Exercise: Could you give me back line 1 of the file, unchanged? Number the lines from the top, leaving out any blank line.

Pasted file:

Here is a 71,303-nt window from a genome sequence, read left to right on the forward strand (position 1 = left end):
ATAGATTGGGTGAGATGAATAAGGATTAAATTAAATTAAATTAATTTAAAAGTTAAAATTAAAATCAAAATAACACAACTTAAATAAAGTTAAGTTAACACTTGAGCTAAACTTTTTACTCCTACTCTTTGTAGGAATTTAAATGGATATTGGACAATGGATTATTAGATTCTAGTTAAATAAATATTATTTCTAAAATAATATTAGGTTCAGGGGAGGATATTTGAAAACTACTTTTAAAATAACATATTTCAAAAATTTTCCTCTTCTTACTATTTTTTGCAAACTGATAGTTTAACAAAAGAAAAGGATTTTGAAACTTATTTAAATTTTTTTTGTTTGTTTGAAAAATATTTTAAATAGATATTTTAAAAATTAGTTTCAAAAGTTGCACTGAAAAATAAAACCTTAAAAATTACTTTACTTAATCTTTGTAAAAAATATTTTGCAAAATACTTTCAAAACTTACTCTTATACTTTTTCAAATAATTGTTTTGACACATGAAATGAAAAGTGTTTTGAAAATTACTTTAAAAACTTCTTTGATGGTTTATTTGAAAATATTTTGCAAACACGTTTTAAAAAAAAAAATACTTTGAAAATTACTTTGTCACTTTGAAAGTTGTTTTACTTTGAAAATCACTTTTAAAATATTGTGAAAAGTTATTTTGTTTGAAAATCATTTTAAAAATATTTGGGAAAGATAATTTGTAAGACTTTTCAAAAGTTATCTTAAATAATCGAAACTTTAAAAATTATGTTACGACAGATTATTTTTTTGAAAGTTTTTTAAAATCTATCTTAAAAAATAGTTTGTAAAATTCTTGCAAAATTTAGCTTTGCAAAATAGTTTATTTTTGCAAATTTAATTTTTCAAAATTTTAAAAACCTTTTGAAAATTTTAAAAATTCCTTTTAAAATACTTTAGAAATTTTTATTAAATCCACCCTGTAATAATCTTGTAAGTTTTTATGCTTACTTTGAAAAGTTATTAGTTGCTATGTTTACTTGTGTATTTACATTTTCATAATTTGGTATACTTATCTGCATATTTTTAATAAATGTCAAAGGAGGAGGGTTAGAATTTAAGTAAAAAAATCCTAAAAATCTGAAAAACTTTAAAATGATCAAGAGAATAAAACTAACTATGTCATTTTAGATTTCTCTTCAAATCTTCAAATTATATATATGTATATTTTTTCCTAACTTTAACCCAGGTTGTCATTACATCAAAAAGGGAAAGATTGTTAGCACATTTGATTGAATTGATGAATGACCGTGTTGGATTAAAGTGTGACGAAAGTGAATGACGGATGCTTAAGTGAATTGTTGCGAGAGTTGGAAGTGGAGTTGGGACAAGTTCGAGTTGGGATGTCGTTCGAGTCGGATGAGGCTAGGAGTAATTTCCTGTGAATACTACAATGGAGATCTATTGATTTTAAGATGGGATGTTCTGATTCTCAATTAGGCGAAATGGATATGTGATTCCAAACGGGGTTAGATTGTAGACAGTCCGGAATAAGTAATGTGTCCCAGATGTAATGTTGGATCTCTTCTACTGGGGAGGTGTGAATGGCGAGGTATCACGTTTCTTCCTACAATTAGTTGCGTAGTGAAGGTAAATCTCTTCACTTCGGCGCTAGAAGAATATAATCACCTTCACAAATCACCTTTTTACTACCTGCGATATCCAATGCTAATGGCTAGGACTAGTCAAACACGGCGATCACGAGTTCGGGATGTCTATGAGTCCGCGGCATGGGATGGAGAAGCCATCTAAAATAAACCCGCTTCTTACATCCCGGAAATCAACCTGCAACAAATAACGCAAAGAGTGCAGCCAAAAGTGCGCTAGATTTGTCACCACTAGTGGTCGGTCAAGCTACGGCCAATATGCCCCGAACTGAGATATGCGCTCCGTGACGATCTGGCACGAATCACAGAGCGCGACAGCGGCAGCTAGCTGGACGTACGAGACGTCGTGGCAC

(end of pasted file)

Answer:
Here is a 71,303-nt window from a genome sequence, read left to right on the forward strand (position 1 = left end):